Of course, if you are one of the few families where your kids will wholeheartedly embrace eliminating food, then you can skip this section and move on.
For the majority of families there may be fights or power struggles over food. Maybe she refuses to eat certain things because they’re “gross,” sneaks food when you’re not looking, lies about what she does or doesn’t eat, argues at the dinner table over “just one more bite before dessert,” proclaims that she’s “just not hungry” when you know she hasn’t eaten in 12 hours, and my favorite: she absolutely refuses to consume vegetables.
In that context, imposing new rules to eliminate 2 staples in her diet is a quick way to deepen the divide in the relationship between you and your daughter.
It’s most important that she agree to this idea, and—taking it one step further—feel like it is her idea.
If you need tips here, please reach out and schedule a free strategy call with me! I have a special knack for “speaking teenager” and I love to help teens and families find simple and peaceful ways to make health and lifestyle changes without creating fights in their household.
Teen Food Elimination Rule #2: Introduce new, replacement foods for 2-4 weeks before removing others
Consider this your "test run."
Unless she has a diagnosed allergy to a certain food, I do not recommend making changes “cold turkey.” This goes for grown-ups too. Give yourself 2-4 weeks to practice new recipes, read labels, make new grocery lists and meal prep so it can be a smooth transition. And most importantly: for every food you take away, please ensure you have added 2-3 substitute foods that she agrees are suitable, palatable, and maybe even exciting.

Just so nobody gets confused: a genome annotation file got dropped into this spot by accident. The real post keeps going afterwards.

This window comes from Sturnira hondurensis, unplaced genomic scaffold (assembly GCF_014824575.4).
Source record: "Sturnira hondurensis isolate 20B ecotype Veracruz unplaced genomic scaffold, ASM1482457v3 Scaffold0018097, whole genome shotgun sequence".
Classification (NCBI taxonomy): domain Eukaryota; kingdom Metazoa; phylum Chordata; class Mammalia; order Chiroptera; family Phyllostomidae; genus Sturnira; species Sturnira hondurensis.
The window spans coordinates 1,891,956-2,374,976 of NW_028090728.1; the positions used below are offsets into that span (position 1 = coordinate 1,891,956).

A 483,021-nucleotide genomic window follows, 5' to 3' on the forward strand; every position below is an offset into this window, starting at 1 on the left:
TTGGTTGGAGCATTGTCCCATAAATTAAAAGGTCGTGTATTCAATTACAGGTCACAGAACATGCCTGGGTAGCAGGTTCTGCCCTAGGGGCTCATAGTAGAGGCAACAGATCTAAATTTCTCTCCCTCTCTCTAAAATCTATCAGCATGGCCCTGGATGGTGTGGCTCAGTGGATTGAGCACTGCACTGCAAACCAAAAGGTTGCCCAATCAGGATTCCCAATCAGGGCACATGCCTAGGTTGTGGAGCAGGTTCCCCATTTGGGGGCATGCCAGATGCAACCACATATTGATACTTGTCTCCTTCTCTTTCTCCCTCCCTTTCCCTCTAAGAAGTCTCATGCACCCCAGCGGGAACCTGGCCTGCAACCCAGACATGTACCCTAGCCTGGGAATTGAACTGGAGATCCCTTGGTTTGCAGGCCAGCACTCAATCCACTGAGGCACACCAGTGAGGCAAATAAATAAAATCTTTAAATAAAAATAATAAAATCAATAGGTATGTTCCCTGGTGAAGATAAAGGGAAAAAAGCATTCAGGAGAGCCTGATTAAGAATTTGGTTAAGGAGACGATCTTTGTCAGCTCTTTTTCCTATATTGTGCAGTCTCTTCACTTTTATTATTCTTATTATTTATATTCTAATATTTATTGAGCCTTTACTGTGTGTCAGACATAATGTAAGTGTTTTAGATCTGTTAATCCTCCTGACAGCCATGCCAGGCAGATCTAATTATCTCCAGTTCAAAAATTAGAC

The brain needs to feel like it is not being deprived. If it does, it may trigger unexpected things like disordered eating, binge eating, and body image issues.
Teen Food Elimination Rule #3: Diet changes need to be a family affair
I said #1 may be the hardest part. But actually, when I talk to parents, this is often a huge thing they say gets in the way as well.
As you may be well aware, the ‘tween and teen brain craves feeling included and like it belongs. This is part of the normal process of brain development.
So when she notices that she has to be the “only one” in the family eliminating dairy and sugar, she might feel not only like she doesn’t belong, but also that is something wrong with her. Taking it one step further—if the food elimination is for her alone, chances are she may feel like she has done something wrong to cause this and she will begin to associate “being female” with “being not good enough” or “being in trouble.”
And I’m guessing for you, that’s completely beside the point of empowering her to be healthier.
So I suggest that as parents, you have a conversation with yourselves and with your kids about what is most valuable to your family and what role food plays in your family. Notice any places where food habits are emotional or act as a reward. Then make a decision about how supporting your daughter’s diet and health can be a great way to support your whole family’s health.
Empowerment, not isolation or deprivation, is key for getting teens to buy in.
Your turn: What do you think?
How are you feeling about all of this? Supercharged and ready to take action? Or maybe you’re feeling some trepidation and not sure how this might go for you?
Or maybe you don’t like what I had to say.
I get it. Not everyone loves to hear that dairy and sugar may be affecting their health in unfavorable ways. Believe me, when I learned that about this my own health, I kicked, screamed, and found every reason to throw under the bus the brilliant people who told me that it was time for change.
So I salute you if you feel this way—I’ve been there!
But if you are feeling a little lost or you do have more questions, please don’t hesitate to reach out and set up a time to do a free chat with me about it. This is what I LOVE to do—to help girls and families peacefully and confidently bridge the gap between where they are now and where they want to go without creating drama, arguments, or stress.
Perhaps the biggest thing you’re thinking right now is something along these lines:
You get how important these things are. But you’re feeling like yours and your kids’ lives are just too busy right now and you don’t see a way to work in food and meal changes, and the pill just sounds like an easier and quicker route.